Estradiol bending in cytosol from epididymides of immature rabbits

Mol Cell Endocrinol. 1975 Jan;2(2):91-105. doi: 10.1016/0303-7207(75)90051-9.


A highly specific, high affinity binding protein for estradiol-17beta (E2) is present in cytosol prepared from the epididymides of immature (21-53 day old) rabbits. This binding moiety sediments on sucrose gradients as an 8S species under low ionic strength conditions and as a 4S species under conditions of high ionic strength (0.3 M KCL). The relative binding affinities of estrogens for the binding protein was E2 is greater than estrone is greater than estriol. Neither 5alpha-dihydrostestosterone (5alphaKHT), progesterone, nor cortisol were able to inhibit binding of [3H]E2 to epididymal binding sites. An 8S binding moiety for E2 was present in testicular cytosol but not in muscle. An apparently non-specific binding component for E2 was present in plasma which sedimented in the 4S region of low ionic strength gradients. The epididymal E2 binding moiety was distinct from a 4S androen binding protein of testicular origin which is detectable in cytosol prepared from epididymides of rabbits at certain stages development. We were unalbe to detect a specific E2 binding protein in epididymal cytosol from mature intact or 4-day castrated rabbits. The E2 binding component in the cytosol of immature rabbits had an Kd congruent to 2-10 X 10-10 M and the concentration of binding sites was in the order of 1-4 X 10-13 mmoles/mg of protein. The binding component was thermo-labele and pronase, but not nuclease, sensitive.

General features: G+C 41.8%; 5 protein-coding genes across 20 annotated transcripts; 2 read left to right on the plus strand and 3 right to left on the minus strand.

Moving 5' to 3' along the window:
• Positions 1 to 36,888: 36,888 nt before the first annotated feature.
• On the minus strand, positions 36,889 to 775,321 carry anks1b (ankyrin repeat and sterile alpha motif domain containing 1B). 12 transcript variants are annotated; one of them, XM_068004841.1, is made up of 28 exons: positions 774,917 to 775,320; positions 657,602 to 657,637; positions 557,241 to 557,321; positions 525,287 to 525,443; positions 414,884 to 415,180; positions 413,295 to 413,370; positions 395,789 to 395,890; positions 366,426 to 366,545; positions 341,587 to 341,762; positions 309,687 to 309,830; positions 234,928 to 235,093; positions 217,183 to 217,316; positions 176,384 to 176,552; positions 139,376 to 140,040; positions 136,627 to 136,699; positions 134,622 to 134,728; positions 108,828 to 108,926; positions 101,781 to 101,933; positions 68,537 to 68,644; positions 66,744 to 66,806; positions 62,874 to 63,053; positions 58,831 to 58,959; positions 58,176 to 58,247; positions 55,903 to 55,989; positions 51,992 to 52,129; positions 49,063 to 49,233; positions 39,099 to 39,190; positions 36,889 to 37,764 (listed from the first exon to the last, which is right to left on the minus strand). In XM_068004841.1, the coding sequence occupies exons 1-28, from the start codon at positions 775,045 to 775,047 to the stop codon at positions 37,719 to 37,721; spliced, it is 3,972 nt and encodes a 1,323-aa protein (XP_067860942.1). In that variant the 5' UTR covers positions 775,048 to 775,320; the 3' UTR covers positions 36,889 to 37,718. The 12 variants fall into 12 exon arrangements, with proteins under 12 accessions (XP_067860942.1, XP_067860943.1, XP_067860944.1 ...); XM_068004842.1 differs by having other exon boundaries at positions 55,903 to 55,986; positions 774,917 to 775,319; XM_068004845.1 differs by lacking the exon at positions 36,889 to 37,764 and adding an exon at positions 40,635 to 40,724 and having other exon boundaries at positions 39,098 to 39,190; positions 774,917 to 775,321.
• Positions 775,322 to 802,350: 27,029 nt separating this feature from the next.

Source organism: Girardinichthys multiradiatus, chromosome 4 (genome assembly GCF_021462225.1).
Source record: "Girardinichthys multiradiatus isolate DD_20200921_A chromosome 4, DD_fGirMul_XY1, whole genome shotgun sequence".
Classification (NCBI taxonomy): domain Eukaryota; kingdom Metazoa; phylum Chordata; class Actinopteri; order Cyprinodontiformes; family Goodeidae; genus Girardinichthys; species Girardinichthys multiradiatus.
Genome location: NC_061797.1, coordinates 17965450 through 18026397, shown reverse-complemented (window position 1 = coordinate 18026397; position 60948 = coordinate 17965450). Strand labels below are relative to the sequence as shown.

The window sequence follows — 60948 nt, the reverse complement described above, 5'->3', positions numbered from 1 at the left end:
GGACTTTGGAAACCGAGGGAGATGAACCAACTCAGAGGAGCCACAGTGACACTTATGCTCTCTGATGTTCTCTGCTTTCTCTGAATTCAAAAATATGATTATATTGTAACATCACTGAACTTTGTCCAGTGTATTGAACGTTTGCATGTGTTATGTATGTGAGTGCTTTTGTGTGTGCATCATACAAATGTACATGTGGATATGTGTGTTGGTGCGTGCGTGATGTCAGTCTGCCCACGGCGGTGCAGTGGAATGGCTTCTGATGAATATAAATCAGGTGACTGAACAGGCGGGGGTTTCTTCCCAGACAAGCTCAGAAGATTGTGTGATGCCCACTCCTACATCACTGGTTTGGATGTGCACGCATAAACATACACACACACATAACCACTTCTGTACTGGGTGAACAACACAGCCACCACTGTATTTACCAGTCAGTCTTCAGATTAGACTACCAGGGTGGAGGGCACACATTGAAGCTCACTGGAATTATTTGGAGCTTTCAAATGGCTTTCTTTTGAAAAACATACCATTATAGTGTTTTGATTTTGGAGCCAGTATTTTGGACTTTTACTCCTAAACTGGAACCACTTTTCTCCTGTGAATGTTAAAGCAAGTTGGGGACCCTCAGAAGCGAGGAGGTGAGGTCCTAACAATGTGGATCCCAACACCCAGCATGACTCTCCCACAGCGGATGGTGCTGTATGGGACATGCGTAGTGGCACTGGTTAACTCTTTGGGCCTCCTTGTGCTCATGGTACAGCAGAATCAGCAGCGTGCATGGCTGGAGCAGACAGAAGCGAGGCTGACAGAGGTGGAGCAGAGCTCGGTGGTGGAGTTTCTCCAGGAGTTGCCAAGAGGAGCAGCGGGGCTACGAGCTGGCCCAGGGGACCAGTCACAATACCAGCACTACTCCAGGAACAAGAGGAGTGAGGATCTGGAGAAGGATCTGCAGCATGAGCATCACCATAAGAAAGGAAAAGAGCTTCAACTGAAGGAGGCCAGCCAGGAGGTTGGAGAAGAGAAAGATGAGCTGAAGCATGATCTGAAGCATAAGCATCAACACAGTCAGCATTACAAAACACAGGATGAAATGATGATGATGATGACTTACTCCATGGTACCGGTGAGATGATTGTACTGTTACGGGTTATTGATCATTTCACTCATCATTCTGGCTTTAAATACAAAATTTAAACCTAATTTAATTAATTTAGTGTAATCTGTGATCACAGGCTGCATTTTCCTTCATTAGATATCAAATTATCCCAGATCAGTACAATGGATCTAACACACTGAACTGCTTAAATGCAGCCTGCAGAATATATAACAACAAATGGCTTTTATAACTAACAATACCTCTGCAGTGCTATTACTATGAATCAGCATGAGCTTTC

Publication types

  • Research Support, U.S. Gov't, P.H.S.

MeSH terms

  • Animals
  • Binding, Competitive
  • Carrier Proteins / metabolism
  • Centrifugation, Density Gradient
  • Cytosol / drug effects
  • Cytosol / metabolism
  • Dihydrotestosterone / pharmacology
  • Epididymis / drug effects
  • Epididymis / metabolism*
  • Epididymis / ultrastructure
  • Estradiol / metabolism*
  • Estriol / pharmacology
  • Estrone / pharmacology
  • Male
  • Muscles / metabolism
  • Osmolar Concentration
  • Rabbits
  • Sexual Maturation*


  • Carrier Proteins
  • Dihydrotestosterone
  • Estrone
  • Estradiol
  • Estriol